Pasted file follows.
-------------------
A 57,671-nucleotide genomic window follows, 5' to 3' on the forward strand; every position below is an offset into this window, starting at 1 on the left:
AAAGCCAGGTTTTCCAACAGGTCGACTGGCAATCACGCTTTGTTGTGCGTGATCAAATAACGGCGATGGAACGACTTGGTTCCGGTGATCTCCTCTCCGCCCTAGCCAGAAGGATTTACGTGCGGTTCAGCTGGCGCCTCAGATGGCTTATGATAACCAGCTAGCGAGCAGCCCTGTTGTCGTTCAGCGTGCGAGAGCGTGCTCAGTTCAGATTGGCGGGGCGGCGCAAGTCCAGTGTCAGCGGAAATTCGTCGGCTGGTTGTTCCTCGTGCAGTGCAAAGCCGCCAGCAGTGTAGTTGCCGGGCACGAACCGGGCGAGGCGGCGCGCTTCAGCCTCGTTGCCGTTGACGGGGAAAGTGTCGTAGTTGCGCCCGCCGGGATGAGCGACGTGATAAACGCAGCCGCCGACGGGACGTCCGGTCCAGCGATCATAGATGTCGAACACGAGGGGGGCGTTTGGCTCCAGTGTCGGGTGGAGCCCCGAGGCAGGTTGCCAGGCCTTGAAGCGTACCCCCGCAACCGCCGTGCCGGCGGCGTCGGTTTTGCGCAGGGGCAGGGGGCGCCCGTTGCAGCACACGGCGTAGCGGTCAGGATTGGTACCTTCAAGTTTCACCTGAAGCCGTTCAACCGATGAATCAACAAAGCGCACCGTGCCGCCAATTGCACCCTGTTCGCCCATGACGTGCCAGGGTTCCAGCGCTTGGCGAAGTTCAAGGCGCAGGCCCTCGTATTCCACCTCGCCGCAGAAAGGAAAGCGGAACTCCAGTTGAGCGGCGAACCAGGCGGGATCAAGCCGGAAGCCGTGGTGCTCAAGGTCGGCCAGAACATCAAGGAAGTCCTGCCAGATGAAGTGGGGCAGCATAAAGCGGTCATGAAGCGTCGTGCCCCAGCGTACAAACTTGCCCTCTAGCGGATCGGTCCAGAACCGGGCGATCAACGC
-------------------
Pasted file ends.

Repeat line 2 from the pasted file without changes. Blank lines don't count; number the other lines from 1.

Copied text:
AAAGCCAGGTTTTCCAACAGGTCGACTGGCAATCACGCTTTGTTGTGCGTGATCAAATAACGGCGATGGAACGACTTGGTTCCGGTGATCTCCTCTCCGCCCTAGCCAGAAGGATTTACGTGCGGTTCAGCTGGCGCCTCAGATGGCTTATGATAACCAGCTAGCGAGCAGCCCTGTTGTCGTTCAGCGTGCGAGAGCGTGCTCAGTTCAGATTGGCGGGGCGGCGCAAGTCCAGTGTCAGCGGAAATTCGTCGGCTGGTTGTTCCTCGTGCAGTGCAAAGCCGCCAGCAGTGTAGTTGCCGGGCACGAACCGGGCGAGGCGGCGCGCTTCAGCCTCGTTGCCGTTGACGGGGAAAGTGTCGTAGTTGCGCCCGCCGGGATGAGCGACGTGATAAACGCAGCCGCCGACGGGACGTCCGGTCCAGCGATCATAGATGTCGAACACGAGGGGGGCGTTTGGCTCCAGTGTCGGGTGGAGCCCCGAGGCAGGTTGCCAGGCCTTGAAGCGTACCCCCGCAACCGCCGTGCCGGCGGCGTCGGTTTTGCGCAGGGGCAGGGGGCGCCCGTTGCAGCACACGGCGTAGCGGTCAGGATTGGTACCTTCAAGTTTCACCTGAAGCCGTTCAACCGATGAATCAACAAAGCGCACCGTGCCGCCAATTGCACCCTGTTCGCCCATGACGTGCCAGGGTTCCAGCGCTTGGCGAAGTTCAAGGCGCAGGCCCTCGTATTCCACCTCGCCGCAGAAAGGAAAGCGGAACTCCAGTTGAGCGGCGAACCAGGCGGGATCAAGCCGGAAGCCGTGGTGCTCAAGGTCGGCCAGAACATCAAGGAAGTCCTGCCAGATGAAGTGGGGCAGCATAAAGCGGTCATGAAGCGTCGTGCCCCAGCGTACAAACTTGCCCTCTAGCGGATCGGTCCAGAACCGGGCGATCAACGC